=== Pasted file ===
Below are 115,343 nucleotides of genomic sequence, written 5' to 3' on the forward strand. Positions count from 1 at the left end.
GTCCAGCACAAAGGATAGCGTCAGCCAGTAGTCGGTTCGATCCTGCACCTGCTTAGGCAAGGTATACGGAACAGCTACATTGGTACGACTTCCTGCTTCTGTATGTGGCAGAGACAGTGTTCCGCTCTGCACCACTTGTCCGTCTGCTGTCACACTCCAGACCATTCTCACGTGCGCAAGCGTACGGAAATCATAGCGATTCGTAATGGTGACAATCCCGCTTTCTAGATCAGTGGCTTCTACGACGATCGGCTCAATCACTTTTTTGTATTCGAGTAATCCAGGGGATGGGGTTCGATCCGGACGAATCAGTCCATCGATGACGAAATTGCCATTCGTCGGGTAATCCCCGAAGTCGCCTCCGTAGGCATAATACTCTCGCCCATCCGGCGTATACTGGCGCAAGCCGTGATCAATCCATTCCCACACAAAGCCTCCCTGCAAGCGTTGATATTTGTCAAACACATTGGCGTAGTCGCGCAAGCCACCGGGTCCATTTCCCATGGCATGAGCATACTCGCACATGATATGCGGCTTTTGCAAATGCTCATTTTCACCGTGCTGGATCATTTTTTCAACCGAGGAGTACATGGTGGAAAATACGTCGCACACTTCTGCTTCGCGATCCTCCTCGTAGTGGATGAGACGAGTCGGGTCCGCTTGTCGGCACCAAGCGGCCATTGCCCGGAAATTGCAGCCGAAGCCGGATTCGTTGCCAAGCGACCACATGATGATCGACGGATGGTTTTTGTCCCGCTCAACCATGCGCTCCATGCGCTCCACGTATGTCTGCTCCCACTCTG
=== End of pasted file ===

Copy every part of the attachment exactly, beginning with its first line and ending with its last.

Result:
Below are 115,343 nucleotides of genomic sequence, written 5' to 3' on the forward strand. Positions count from 1 at the left end.
GTCCAGCACAAAGGATAGCGTCAGCCAGTAGTCGGTTCGATCCTGCACCTGCTTAGGCAAGGTATACGGAACAGCTACATTGGTACGACTTCCTGCTTCTGTATGTGGCAGAGACAGTGTTCCGCTCTGCACCACTTGTCCGTCTGCTGTCACACTCCAGACCATTCTCACGTGCGCAAGCGTACGGAAATCATAGCGATTCGTAATGGTGACAATCCCGCTTTCTAGATCAGTGGCTTCTACGACGATCGGCTCAATCACTTTTTTGTATTCGAGTAATCCAGGGGATGGGGTTCGATCCGGACGAATCAGTCCATCGATGACGAAATTGCCATTCGTCGGGTAATCCCCGAAGTCGCCTCCGTAGGCATAATACTCTCGCCCATCCGGCGTATACTGGCGCAAGCCGTGATCAATCCATTCCCACACAAAGCCTCCCTGCAAGCGTTGATATTTGTCAAACACATTGGCGTAGTCGCGCAAGCCACCGGGTCCATTTCCCATGGCATGAGCATACTCGCACATGATATGCGGCTTTTGCAAATGCTCATTTTCACCGTGCTGGATCATTTTTTCAACCGAGGAGTACATGGTGGAAAATACGTCGCACACTTCTGCTTCGCGATCCTCCTCGTAGTGGATGAGACGAGTCGGGTCCGCTTGTCGGCACCAAGCGGCCATTGCCCGGAAATTGCAGCCGAAGCCGGATTCGTTGCCAAGCGACCACATGATGATCGACGGATGGTTTTTGTCCCGCTCAACCATGCGCTCCATGCGCTCCACGTATGTCTGCTCCCACTCTG